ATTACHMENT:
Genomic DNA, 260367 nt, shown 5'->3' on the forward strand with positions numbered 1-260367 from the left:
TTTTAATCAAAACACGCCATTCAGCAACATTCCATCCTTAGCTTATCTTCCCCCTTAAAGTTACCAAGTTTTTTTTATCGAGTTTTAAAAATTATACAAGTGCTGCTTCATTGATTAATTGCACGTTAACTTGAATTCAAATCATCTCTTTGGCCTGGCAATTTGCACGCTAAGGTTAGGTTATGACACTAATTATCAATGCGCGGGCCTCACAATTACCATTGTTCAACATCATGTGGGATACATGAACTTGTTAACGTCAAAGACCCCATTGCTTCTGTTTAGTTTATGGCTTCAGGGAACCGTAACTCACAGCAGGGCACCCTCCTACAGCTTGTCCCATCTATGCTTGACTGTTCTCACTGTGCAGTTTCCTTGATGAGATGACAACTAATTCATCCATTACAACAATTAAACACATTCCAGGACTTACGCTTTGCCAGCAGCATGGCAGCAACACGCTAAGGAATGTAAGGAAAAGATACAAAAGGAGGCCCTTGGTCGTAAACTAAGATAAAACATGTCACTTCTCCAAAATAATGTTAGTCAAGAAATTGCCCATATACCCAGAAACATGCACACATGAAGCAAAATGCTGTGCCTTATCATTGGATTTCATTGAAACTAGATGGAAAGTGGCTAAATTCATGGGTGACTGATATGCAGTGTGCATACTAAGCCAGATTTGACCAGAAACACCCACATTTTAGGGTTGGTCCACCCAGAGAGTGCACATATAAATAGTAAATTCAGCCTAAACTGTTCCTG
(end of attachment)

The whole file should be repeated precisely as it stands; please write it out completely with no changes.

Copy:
Genomic DNA, 260367 nt, shown 5'->3' on the forward strand with positions numbered 1-260367 from the left:
TTTTAATCAAAACACGCCATTCAGCAACATTCCATCCTTAGCTTATCTTCCCCCTTAAAGTTACCAAGTTTTTTTTATCGAGTTTTAAAAATTATACAAGTGCTGCTTCATTGATTAATTGCACGTTAACTTGAATTCAAATCATCTCTTTGGCCTGGCAATTTGCACGCTAAGGTTAGGTTATGACACTAATTATCAATGCGCGGGCCTCACAATTACCATTGTTCAACATCATGTGGGATACATGAACTTGTTAACGTCAAAGACCCCATTGCTTCTGTTTAGTTTATGGCTTCAGGGAACCGTAACTCACAGCAGGGCACCCTCCTACAGCTTGTCCCATCTATGCTTGACTGTTCTCACTGTGCAGTTTCCTTGATGAGATGACAACTAATTCATCCATTACAACAATTAAACACATTCCAGGACTTACGCTTTGCCAGCAGCATGGCAGCAACACGCTAAGGAATGTAAGGAAAAGATACAAAAGGAGGCCCTTGGTCGTAAACTAAGATAAAACATGTCACTTCTCCAAAATAATGTTAGTCAAGAAATTGCCCATATACCCAGAAACATGCACACATGAAGCAAAATGCTGTGCCTTATCATTGGATTTCATTGAAACTAGATGGAAAGTGGCTAAATTCATGGGTGACTGATATGCAGTGTGCATACTAAGCCAGATTTGACCAGAAACACCCACATTTTAGGGTTGGTCCACCCAGAGAGTGCACATATAAATAGTAAATTCAGCCTAAACTGTTCCTG